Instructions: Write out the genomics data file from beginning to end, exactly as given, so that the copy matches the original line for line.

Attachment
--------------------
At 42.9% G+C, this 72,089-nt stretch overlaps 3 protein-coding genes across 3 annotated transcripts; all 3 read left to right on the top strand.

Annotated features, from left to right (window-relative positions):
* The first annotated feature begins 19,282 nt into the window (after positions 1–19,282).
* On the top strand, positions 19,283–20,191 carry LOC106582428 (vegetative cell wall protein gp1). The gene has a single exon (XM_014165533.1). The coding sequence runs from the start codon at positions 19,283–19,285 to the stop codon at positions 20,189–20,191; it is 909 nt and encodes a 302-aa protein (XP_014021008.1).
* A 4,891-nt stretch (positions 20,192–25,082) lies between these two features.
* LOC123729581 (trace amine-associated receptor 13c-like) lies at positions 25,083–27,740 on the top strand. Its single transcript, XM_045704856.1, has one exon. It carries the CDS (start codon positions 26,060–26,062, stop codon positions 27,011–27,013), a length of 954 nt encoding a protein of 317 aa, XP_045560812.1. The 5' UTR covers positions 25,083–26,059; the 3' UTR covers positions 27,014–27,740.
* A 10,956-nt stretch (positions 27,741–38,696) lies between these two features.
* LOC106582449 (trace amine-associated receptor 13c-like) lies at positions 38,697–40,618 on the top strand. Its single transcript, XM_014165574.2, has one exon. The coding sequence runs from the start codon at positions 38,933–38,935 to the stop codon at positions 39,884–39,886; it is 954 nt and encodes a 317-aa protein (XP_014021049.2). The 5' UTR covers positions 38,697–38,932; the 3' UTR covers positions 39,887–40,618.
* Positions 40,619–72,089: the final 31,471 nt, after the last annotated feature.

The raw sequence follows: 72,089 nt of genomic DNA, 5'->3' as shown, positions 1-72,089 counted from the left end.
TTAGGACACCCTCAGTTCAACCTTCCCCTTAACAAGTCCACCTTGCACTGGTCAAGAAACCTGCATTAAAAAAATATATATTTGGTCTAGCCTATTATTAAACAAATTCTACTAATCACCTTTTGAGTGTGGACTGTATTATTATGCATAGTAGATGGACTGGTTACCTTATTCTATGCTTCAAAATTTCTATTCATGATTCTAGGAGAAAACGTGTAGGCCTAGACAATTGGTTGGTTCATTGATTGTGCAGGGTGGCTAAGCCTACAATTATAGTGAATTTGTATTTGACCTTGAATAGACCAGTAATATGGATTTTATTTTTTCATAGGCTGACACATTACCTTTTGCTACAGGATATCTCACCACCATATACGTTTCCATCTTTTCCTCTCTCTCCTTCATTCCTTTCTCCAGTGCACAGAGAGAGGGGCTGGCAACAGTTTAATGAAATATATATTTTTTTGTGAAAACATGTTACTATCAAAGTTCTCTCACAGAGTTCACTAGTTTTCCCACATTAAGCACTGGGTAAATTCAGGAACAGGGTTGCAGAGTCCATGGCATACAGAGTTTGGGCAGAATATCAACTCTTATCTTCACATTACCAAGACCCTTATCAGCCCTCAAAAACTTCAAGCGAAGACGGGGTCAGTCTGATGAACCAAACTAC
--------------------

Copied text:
At 42.9% G+C, this 72,089-nt stretch overlaps 3 protein-coding genes across 3 annotated transcripts; all 3 read left to right on the top strand.

Annotated features, from left to right (window-relative positions):
* The first annotated feature begins 19,282 nt into the window (after positions 1–19,282).
* On the top strand, positions 19,283–20,191 carry LOC106582428 (vegetative cell wall protein gp1). The gene has a single exon (XM_014165533.1). The coding sequence runs from the start codon at positions 19,283–19,285 to the stop codon at positions 20,189–20,191; it is 909 nt and encodes a 302-aa protein (XP_014021008.1).
* A 4,891-nt stretch (positions 20,192–25,082) lies between these two features.
* LOC123729581 (trace amine-associated receptor 13c-like) lies at positions 25,083–27,740 on the top strand. Its single transcript, XM_045704856.1, has one exon. It carries the CDS (start codon positions 26,060–26,062, stop codon positions 27,011–27,013), a length of 954 nt encoding a protein of 317 aa, XP_045560812.1. The 5' UTR covers positions 25,083–26,059; the 3' UTR covers positions 27,014–27,740.
* A 10,956-nt stretch (positions 27,741–38,696) lies between these two features.
* LOC106582449 (trace amine-associated receptor 13c-like) lies at positions 38,697–40,618 on the top strand. Its single transcript, XM_014165574.2, has one exon. The coding sequence runs from the start codon at positions 38,933–38,935 to the stop codon at positions 39,884–39,886; it is 954 nt and encodes a 317-aa protein (XP_014021049.2). The 5' UTR covers positions 38,697–38,932; the 3' UTR covers positions 39,887–40,618.
* Positions 40,619–72,089: the final 31,471 nt, after the last annotated feature.

The raw sequence follows: 72,089 nt of genomic DNA, 5'->3' as shown, positions 1-72,089 counted from the left end.
TTAGGACACCCTCAGTTCAACCTTCCCCTTAACAAGTCCACCTTGCACTGGTCAAGAAACCTGCATTAAAAAAATATATATTTGGTCTAGCCTATTATTAAACAAATTCTACTAATCACCTTTTGAGTGTGGACTGTATTATTATGCATAGTAGATGGACTGGTTACCTTATTCTATGCTTCAAAATTTCTATTCATGATTCTAGGAGAAAACGTGTAGGCCTAGACAATTGGTTGGTTCATTGATTGTGCAGGGTGGCTAAGCCTACAATTATAGTGAATTTGTATTTGACCTTGAATAGACCAGTAATATGGATTTTATTTTTTCATAGGCTGACACATTACCTTTTGCTACAGGATATCTCACCACCATATACGTTTCCATCTTTTCCTCTCTCTCCTTCATTCCTTTCTCCAGTGCACAGAGAGAGGGGCTGGCAACAGTTTAATGAAATATATATTTTTTTGTGAAAACATGTTACTATCAAAGTTCTCTCACAGAGTTCACTAGTTTTCCCACATTAAGCACTGGGTAAATTCAGGAACAGGGTTGCAGAGTCCATGGCATACAGAGTTTGGGCAGAATATCAACTCTTATCTTCACATTACCAAGACCCTTATCAGCCCTCAAAAACTTCAAGCGAAGACGGGGTCAGTCTGATGAACCAAACTAC